An emulsion polymer was prepared using a 30% aqueous dispersion of the polymeric composition of Example 18. An emulsion polymerization reactor was charged with 315 g of the aqueous dispersion, 102.5 g of deionized water and 7 g of Tergitol® 15 S 12. The reactor contents were heated to 75° C., and 1.75 g of ammonium persulfate in 33.3 g of deionized water was added, followed by feeding 127.5 g of styrene and 85 g of 2-ethyl hexyl acrylate. The resulting emulsion polymer had a % non-volatiles level of 43.4, a pH of 9.1 and a viscosity of 31.1 cps. The % polymeric composition used as a support resin for this emulsion polymer was 30%.

EXAMPLE EP10

An emulsion polymer was prepared in a manner substantially similar to Example EP9, with the exception that a 30% aqueous dispersion of the polymeric composition of Example 17 was used. The resulting emulsion polymer had a % non-volatiles level of 43.1. The % polymeric composition used as a support resin for this emulsion polymer was 30%.

EXAMPLE EP11

An emulsion polymer was prepared in a manner substantially similar to Example EP9, with the exception that a 30% aqueous dispersion of the polymeric composition of Example 16 was used. The resulting emulsion polymer had a % non-volatiles level of 43.3, a pH of 9.3 and a viscosity of 51.1 cps. The % polymeric composition used as a support resin for this emulsion polymer was 30%.

Overprint Varnishes

EXAMPLES OPV-1 TO OPV-7 AND COMPARISON EXAMPLE OPV-CM-1.

Latex overprint varnishes were made with the emulsion polymers prepared above and compared with a standard latex overprint varnish. The comparison example was Joncryl 77 (a styrene acrylic latex available from S.C. Johnson Polymer, Sturtevant, Wis.).

The resulting emulsions were coated onto N2A LENETA Stock with a K-coater #1 at 6. The coatings were dried for 2 minutes at 140° F. (60° C.) and tested after 16 hours. The results are shown in Tables OPV-A and OPV-B. The test ratings were on a scale from 0 to 5, where 5 is best.

As can be seen from the results, the emulsion overprint varnishes using the emulsion polymers of the present invention performed comparably to the comparison latex formulation.

TABLE OVP-A
SAMPLE ID DPV-CM-1 OPV-1 OPV-2 OPV-3 OPV-4
RESIN TYPE Joncryl 77 EP1 EP2 EP4 EP4
RESIN LEVEL - % 25 25 20 30
pH 8.3 9.04 9.45 9.36 9.52
VISCOSITY - cps 510 52 200 210 45
NON-VOLATILE - % 46 45.3 45.2 45 42.4
WATER ADD - % 10 NONE 3.50% 3.00% NONE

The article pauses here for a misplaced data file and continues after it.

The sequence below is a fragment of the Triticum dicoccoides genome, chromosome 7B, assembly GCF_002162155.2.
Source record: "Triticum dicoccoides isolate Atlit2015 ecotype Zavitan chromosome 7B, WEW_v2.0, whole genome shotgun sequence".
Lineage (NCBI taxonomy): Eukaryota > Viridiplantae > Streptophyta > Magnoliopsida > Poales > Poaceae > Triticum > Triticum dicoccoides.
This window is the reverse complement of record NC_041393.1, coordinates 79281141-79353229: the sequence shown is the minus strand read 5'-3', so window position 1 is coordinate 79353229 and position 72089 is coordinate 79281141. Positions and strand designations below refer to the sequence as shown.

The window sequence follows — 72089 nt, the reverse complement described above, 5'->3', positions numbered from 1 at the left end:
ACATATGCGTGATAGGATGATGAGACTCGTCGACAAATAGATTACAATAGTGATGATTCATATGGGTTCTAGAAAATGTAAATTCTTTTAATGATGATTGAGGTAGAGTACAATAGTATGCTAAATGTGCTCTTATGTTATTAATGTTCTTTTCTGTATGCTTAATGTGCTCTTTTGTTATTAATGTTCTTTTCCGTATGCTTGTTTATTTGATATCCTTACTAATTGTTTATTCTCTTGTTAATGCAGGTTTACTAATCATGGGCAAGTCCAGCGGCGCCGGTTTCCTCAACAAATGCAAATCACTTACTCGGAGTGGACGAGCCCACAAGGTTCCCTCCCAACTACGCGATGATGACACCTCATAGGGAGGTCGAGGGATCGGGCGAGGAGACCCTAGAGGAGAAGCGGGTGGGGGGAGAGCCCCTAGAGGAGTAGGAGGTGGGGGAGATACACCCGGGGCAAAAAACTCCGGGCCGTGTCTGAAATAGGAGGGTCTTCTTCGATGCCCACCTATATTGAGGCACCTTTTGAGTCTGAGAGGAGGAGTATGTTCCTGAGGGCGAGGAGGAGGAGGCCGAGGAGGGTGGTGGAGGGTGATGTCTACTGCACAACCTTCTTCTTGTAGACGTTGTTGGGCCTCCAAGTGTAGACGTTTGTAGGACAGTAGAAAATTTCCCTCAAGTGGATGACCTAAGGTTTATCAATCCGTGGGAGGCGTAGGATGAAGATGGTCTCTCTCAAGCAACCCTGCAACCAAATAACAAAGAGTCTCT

VISCOSITY - cps 85 52 110 100 45
NON-VOLATILE - % 41.8 45.3 43.6 43.7 42.4
CHEMICAL RESISTANCE
Draw downs on N2A LENETA Stack with K-coater #1 @ 6
Samples dried 2 min @ RT/1 min @ 140° F. - tested after 16 hrs
WETTING 4 4 3.5 2.5 3.5
LEVELING 3.5 3.5 3.5 3.5 3
HOLDOUT 2.5 2.5 2 2.5 2.5
60° GLOSS
BLACK 71.5 (83) 74.7 74.5 77.6 78.1
WHITE 27 (34) 28.7 23.9 31.3 30
WATER RESISTANCE
1 MIN SPOT TEST 5 5 5 5 5
5 MIN SPOT TEST 5 5 5 5 5
10 MIN SPOT TEST 5 5 5 5 5
30 MIN SPOT TEST 5 5 5 5 5
5% NaOH
1 MIN SPOT TEST 3 3.5 4 4 4.5
5 MIN SPOT TEST 2.5 3 3.5 3.5 4
10 MIN SPOT TEST 2 1.5 2 2 2
30 MIN SPOT TEST 1.5 1 1 1 1
IPA/WATER (1/1)
1 MIN SPOT TEST 5 5.0* 5.0* 5 5
5 MIN SPOT TEST 5.0* 5.0* 5.0* 5.0* 5.0*
10 MIN SPOT TEST 4.0* 5.0* 4.0* 5.0* 5.0*
30 MIN SPOT TEST 3.5* 4.0* 3.5* 5.0* 5.0*
ETHANOL/WATER (1/1)
1 MIN SPOT TEST 5 5 5 3 5
5 MIN SPOT TEST 5 5.0* 5 5 5
10 MIN SPOT TEST 4 4.0* 5 4 4
30 MIN SPOT TEST 3.0* 3.5* 3.5 3.5 3.5
409 CLEANER ™
1 MIN SPOT TEST 3 3 3 4 3.5
5 MIN SPOT TEST 2.5 2.5 2.5 3 3
10 MIN SPOT TEST 2 2 2 2.5 2
30 MIN SPOT TEST 1.5 1.5 1.5 1.5 1.5
Draw downs made on inked 10 pt. Tech Service Stock with K-Coater #1 @ 10
Samples dried 2 min @ RT/1 min @ 140° F. - Tested after 16 hrs
WETTING 4 4 3.5 3.5 4
LEVELING 3.5 3 3 3 3
HOLDOUT 4 4 4 4 4
60° GLOSS
AVE OF 5 36.6 32.8 29.6 34.2 33.8
TEMP/REL. HUMIDITY 70° F./50% 70°/50% 70° F./150% 70° F./150% 70° F./150%
STATIC SLIDE ANGLE
JEM - 3.5# SLED 30.1/32.8 33.1/36.1 36.1/38.2 34.0/31.8 38.7/41.4
FACE/FACE 33.2/33.6 40.9/40.3 44.4/38.8 34.2/32.2 41.6/39.5
1ST 5 READINGS 30.4-32.0 39.4-38.0 44.7-41.4 32.9-33.0 40.4-40.3
AOS VARIATION - 3.5 7.8 8.6 2.4 2.9
SPREAD
SUTHERLAND RUB
FACE/FACE/ w/4#
SLED
100 CYCLES 1.5 2.5 2.5 2.5 2
200 CYCLES 1 1.5 1.5 1.5 1
BLOCK RESISTANCE
140° F./125 PSI/16 HRS
FACE/FACE - DRY 3 1.5 2 1.5 1.5
WATER TEST - 1
DROP
FACE/FACE - WET 0.5 0 0 0 0
FACE
FACE/FACE - WET 0 0 0 0 0
BACK
*Film Whitened

TABLE OPV-B
SAMPLE ID OPV-5 OPV-6 OPV-7
RESIN TYPE EP3 EP5 EP6
RESIN LEVEL - % 30 30 25
pH 9.46 9.2 9.1
VISCOSITY - cps 40 140 95
NON-VOLATILE - % 40 40.2 45.2
WATER ADD - % NONE 1.50% NONE
VISCOSITY - cps 40 110 95
NON-VOLATILE - % 40 39.6 45.2
CHEMICAL RESISTANCE
Draw dawns made on N2A LENETA Stock with K-Coater #1 @ 6
Samples dried 2 min @ RT/1 min @ 140° F. - Tested after 16 hrs